Crucial basic measures to ensure business resilience (Part 1/2)

Crucial basic measures to ensure business resilience (Part 1/2)

11. June 2019

A business impact analysis (BIA) identifies, quantifies and describes the impacts on business processes if resources are lost. “Business process” is defined here as a set of activities that can accomplish business goals. The purpose of a BIA is to create a list of time-critical business processes and the resources to support them. It is vital not to confuse or equate this assessment with the significance or importance of a business process. It is perfectly possible for a business process to be very important for the company, yet have only low priority for disaster management in the event of an emergency.

Core objectives of a business impact analysis:

  • To enable a company to prioritize its processes
  • To assess the impacts if resources are lost in the process chain
  • To estimate the time to recover processes after resources are lost

Risk appetite

The risk appetite of a company is taken into account by specifying individual thresholds for the impact categories, namely financial damage, legal, regulatory and contractual sanctions and reputational damage. A weighting factor can be applied to these categories for impacts which a company considers to be particularly unacceptable.

Basis for resilience – Identity and Access Management (IAM)

The dramatic increase in Identity and Access Management (IAM) initiatives in almost all industries over the last few years is confirmation that many companies are meanwhile using basic tooling as part of their risk reduction strategies. In this context, the ability to effectively implement a comprehensive IAM solution becomes a decisive success factor for any organization in a process of significant change.

Different factors obviously have to be considered when determining the criticality of business processes depending on the industry, for instance IAM in connection with security basics. IAM centrally manages a company’s identities as well as access rights to different systems and applications. User authentication and authorization are central IAM functions.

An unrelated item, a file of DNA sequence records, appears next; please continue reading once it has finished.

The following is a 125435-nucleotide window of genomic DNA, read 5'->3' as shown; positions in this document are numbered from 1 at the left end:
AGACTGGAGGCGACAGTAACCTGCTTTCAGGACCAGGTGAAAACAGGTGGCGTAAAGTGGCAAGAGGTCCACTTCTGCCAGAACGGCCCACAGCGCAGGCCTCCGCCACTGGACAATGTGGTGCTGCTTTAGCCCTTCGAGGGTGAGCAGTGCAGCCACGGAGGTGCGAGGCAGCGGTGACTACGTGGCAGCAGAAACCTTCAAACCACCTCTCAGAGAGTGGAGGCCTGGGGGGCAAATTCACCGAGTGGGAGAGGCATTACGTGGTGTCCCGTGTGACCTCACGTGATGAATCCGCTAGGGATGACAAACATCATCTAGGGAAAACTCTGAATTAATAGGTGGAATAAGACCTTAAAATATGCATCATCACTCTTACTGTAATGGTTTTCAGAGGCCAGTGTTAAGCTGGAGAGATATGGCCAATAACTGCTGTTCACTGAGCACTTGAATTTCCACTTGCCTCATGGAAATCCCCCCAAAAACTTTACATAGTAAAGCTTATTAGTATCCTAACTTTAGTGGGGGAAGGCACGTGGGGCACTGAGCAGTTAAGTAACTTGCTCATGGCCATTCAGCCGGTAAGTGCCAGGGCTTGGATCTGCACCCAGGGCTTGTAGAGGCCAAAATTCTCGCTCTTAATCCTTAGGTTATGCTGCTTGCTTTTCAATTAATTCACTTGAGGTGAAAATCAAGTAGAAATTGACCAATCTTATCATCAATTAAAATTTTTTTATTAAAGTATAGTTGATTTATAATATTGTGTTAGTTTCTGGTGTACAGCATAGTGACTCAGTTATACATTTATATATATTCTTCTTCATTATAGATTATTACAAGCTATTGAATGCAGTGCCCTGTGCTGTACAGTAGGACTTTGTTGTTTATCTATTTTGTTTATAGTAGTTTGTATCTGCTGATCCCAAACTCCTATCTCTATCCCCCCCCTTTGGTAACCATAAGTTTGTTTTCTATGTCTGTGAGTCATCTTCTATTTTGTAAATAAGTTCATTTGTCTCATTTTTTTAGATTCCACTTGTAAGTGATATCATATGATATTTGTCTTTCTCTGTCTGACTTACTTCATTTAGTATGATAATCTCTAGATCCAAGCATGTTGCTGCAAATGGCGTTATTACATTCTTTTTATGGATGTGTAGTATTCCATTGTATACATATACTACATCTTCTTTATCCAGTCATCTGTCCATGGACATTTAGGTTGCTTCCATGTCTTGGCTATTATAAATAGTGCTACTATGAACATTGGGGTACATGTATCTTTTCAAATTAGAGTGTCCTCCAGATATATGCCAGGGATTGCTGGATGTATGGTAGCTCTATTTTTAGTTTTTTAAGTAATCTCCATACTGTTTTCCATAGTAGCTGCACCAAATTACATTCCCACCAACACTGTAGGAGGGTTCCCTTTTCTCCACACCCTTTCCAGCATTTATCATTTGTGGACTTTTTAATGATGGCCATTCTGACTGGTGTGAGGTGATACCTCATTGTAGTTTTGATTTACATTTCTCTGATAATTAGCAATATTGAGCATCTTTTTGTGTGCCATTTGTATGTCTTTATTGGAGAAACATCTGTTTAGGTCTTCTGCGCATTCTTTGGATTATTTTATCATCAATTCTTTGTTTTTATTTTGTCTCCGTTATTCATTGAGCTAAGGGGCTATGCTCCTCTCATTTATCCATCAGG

Identity and Access management is a generic term for all processes and applications that are responsible for administering identities and managing access rights to various applications, systems and resources special identity and access management architectures are used to ensure a simple and centrally administered solution comprised of multiple software components.

An IAM system can not only assign access rights to users but also revoke them again. Many systems work practically in real time when assigning access rights, and they enable rights management in real time with no waiting times for users. IAM systems generally have a self-service interface, via which users can personally request whatever access rights they need or change their password.

Rights are approved either automatically on the basis of predefined rules as well as existing user and role concepts or manually by an administrator. If the request and approval processes are automated, a human being can be made responsible for presenting information or for manual interventions. In many installations, the main identity and access management software works on dedicated hardware or on a virtual infrastructure that is provided for the IAM. It acts as a kind of broker between the IAM’s various components and can source information from different databases and directory services.

From core tasks to the benefits of identity and access management – you can read all of this in the soon-to-be sequel to this blog article.


By the way: Should you firmly anchor Plant Security in your company and make it fit for the future, as well as be looking for concentrated expertise in this area, you should definitely take a look here and register for our first Plant Security Convention on September 11 of this year in Basel.


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